On overall key parish issues, Hogan singled out infrastructure improvements, such as addressing sewer inflow and infiltration and maintaining streets as two of the major items the parish needs to address.

Additionally, he cited the need to fairly and uniformly interpret and enforce parish codes, which he said he has been “relentlessly pushing our various departments to follow during my eight years serving as councilman.” He said he has amended numerous ordinances “to eliminate the gray area in the codes with respect to having the ability to selectively interpret and enforce the codes. The code needs to say what they say clearly and concisely, not what someone interprets it to say.”

Lewis’ key issues include fiscal responsibility, responsiveness to constituents and the need to improve internal governmental relations.

“I want responsive and effective leadership, as well as commitment to community development that encompasses a whole slew of things, including continuing the levee project, ensuring the road maintenance program stays on top of the need, drainage so people don’t have to worry about their houses flooding and working with the courts and recreation to ensure youths have things to do in the summer,” he said.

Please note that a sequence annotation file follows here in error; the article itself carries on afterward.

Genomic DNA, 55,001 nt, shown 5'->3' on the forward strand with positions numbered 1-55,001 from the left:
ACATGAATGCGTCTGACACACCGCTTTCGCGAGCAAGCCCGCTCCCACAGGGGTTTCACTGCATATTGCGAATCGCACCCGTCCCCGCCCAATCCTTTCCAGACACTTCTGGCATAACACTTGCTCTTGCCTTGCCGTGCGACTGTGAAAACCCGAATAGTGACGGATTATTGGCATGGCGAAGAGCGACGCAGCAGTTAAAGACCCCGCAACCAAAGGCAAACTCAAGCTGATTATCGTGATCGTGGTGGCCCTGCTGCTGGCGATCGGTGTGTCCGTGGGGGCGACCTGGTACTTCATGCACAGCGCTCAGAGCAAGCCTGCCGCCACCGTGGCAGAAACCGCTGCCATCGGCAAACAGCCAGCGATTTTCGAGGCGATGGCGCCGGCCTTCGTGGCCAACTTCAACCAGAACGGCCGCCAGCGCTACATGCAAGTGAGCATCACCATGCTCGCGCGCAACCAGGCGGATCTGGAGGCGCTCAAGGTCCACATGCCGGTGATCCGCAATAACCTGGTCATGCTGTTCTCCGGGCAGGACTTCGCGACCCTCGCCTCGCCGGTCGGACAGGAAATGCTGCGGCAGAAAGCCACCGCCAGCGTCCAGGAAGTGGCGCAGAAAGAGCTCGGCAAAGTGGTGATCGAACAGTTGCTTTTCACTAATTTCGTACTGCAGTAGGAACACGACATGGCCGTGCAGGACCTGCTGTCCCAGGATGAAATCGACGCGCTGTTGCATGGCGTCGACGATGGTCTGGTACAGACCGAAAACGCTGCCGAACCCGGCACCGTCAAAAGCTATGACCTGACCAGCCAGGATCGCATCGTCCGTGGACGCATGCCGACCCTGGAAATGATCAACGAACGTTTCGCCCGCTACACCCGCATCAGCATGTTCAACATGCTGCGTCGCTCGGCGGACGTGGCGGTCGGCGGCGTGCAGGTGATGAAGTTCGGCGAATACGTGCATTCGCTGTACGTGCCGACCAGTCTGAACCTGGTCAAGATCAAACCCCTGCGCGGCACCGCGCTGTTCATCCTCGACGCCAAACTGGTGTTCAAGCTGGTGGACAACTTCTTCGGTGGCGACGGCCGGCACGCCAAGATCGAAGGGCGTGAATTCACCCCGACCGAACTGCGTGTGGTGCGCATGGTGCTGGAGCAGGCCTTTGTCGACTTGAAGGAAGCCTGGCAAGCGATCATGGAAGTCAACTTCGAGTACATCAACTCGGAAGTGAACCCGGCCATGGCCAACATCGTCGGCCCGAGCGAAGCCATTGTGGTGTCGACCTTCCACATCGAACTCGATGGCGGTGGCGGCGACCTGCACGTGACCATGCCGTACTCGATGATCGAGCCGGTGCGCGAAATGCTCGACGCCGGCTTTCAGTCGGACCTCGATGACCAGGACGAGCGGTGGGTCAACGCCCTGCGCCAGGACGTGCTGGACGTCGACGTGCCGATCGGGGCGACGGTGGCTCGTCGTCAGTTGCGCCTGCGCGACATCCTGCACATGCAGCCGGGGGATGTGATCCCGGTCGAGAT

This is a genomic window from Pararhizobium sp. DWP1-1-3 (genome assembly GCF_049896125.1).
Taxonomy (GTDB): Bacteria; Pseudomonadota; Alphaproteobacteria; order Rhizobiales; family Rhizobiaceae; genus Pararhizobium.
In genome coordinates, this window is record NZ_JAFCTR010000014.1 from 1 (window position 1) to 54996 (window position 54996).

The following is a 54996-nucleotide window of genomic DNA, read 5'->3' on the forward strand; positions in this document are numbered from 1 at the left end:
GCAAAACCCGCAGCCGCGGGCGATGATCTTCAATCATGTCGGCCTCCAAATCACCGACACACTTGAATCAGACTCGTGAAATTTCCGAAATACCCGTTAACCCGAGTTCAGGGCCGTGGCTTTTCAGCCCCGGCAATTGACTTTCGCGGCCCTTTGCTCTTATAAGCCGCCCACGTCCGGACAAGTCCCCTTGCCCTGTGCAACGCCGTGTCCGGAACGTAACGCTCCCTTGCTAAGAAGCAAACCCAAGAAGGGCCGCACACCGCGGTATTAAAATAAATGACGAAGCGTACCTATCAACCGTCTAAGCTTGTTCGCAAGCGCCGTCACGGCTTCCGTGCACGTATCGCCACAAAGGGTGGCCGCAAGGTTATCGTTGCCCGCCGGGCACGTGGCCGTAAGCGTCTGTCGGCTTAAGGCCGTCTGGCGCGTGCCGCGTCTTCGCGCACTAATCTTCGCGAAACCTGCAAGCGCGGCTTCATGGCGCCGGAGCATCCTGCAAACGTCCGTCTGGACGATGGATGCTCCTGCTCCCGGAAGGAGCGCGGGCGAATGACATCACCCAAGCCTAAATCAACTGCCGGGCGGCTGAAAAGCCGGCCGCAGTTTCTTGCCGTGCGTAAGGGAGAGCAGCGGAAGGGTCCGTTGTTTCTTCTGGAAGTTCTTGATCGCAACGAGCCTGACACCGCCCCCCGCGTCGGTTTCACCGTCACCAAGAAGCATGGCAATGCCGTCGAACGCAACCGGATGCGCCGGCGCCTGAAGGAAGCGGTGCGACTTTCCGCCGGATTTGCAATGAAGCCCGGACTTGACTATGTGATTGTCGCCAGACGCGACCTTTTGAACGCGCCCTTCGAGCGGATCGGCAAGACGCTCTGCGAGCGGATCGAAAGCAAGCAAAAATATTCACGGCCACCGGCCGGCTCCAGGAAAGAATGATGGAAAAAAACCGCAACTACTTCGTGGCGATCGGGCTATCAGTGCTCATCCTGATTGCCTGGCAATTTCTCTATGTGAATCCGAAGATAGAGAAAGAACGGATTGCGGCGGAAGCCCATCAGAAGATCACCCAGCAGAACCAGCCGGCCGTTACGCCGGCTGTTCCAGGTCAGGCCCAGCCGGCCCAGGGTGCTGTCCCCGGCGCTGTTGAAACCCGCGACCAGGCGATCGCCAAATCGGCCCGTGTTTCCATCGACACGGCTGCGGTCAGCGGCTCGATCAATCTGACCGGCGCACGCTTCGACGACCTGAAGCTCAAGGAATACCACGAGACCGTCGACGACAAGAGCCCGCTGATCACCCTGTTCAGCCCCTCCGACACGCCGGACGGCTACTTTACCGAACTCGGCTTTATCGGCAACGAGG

“We need to make sure relationships between us and industry are strong, as well as building a solid future by sustaining our community with smart growth by doing the planning and investing in the infrastructure in the future on a timely basis.”

Asked who was the better candidate for parish council, Lewis said that he’s proven himself as a doer who works with the people and gets things done.

“I think my understanding of how our local government works make me a better candidate,” he said. “My intimate knowledge and experience with the budgetary process will help me work with future administrations and help work with re-crafting a budget and look at modernizing the charter like we’re doing with the code now.”